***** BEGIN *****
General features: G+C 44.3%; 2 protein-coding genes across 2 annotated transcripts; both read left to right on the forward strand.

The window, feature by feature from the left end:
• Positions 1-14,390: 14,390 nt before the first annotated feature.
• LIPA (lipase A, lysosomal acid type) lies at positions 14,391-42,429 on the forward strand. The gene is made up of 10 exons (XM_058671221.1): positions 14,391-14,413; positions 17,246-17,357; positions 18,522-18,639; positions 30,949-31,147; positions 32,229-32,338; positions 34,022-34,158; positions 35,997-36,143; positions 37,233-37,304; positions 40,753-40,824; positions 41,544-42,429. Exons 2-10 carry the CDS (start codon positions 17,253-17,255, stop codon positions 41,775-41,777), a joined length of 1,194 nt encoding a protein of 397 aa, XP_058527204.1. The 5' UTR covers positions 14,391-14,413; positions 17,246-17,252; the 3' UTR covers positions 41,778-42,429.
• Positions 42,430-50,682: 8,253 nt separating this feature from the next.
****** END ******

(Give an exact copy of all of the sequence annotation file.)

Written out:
General features: G+C 44.3%; 2 protein-coding genes across 2 annotated transcripts; both read left to right on the forward strand.

The window, feature by feature from the left end:
• Positions 1-14,390: 14,390 nt before the first annotated feature.
• LIPA (lipase A, lysosomal acid type) lies at positions 14,391-42,429 on the forward strand. The gene is made up of 10 exons (XM_058671221.1): positions 14,391-14,413; positions 17,246-17,357; positions 18,522-18,639; positions 30,949-31,147; positions 32,229-32,338; positions 34,022-34,158; positions 35,997-36,143; positions 37,233-37,304; positions 40,753-40,824; positions 41,544-42,429. Exons 2-10 carry the CDS (start codon positions 17,253-17,255, stop codon positions 41,775-41,777), a joined length of 1,194 nt encoding a protein of 397 aa, XP_058527204.1. The 5' UTR covers positions 14,391-14,413; positions 17,246-17,252; the 3' UTR covers positions 41,778-42,429.
• Positions 42,430-50,682: 8,253 nt separating this feature from the next.